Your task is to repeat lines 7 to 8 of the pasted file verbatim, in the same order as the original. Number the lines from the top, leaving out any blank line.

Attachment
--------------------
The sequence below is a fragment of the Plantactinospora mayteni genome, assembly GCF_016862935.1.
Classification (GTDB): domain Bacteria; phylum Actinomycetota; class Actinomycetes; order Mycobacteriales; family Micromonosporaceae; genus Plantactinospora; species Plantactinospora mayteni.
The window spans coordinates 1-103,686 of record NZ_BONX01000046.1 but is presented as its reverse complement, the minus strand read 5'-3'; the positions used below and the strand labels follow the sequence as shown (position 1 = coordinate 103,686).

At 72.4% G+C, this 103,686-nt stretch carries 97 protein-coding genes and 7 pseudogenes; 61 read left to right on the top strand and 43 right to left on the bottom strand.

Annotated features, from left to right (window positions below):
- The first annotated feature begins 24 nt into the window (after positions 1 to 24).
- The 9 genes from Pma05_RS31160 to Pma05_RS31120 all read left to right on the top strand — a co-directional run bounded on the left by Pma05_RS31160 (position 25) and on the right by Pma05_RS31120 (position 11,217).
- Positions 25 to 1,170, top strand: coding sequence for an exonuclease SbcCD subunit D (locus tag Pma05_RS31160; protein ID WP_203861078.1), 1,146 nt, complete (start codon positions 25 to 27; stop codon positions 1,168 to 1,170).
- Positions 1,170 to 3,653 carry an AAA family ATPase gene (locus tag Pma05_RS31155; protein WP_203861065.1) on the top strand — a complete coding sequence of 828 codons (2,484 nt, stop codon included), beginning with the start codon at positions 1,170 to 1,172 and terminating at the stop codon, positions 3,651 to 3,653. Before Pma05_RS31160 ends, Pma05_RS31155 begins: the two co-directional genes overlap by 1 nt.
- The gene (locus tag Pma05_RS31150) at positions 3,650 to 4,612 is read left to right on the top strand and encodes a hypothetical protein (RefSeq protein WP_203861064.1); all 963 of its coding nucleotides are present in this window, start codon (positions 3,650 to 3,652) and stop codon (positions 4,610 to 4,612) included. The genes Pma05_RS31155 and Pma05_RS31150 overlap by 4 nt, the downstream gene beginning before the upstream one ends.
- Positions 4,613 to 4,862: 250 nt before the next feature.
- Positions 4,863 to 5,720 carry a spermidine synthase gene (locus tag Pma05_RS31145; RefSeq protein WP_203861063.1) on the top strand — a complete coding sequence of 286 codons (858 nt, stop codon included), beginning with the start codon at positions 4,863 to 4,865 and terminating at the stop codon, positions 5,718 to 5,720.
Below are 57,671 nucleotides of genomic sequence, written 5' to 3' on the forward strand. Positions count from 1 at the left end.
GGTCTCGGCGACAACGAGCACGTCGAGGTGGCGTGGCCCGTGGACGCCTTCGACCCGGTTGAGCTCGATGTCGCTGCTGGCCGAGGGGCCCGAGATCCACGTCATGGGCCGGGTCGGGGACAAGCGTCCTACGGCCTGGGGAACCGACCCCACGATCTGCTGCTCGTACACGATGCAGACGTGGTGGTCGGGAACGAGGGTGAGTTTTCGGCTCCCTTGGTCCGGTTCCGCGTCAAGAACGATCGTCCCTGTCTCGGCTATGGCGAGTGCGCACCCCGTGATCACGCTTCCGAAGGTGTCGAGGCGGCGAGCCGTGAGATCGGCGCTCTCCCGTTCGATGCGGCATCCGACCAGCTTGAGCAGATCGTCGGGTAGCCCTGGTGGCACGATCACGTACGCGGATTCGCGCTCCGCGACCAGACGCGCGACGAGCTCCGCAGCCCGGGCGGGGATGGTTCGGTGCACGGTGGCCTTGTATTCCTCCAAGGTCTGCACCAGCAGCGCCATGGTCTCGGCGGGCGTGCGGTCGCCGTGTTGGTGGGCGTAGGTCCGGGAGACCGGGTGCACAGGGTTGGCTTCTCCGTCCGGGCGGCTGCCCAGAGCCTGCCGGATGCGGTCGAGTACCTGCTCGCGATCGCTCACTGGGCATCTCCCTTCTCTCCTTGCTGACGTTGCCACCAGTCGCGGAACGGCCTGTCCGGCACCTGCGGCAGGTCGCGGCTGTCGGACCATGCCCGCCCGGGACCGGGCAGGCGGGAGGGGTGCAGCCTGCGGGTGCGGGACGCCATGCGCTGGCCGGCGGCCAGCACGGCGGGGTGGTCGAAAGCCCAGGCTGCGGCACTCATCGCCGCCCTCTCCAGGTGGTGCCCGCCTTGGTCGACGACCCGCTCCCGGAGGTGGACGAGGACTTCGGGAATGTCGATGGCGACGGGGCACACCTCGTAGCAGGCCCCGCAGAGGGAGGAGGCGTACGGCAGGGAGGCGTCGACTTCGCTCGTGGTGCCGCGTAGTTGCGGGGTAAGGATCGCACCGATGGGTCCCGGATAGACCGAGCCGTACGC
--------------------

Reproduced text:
- The 9 genes from Pma05_RS31160 to Pma05_RS31120 all read left to right on the top strand — a co-directional run bounded on the left by Pma05_RS31160 (position 25) and on the right by Pma05_RS31120 (position 11,217).
- Positions 25 to 1,170, top strand: coding sequence for an exonuclease SbcCD subunit D (locus tag Pma05_RS31160; protein ID WP_203861078.1), 1,146 nt, complete (start codon positions 25 to 27; stop codon positions 1,168 to 1,170).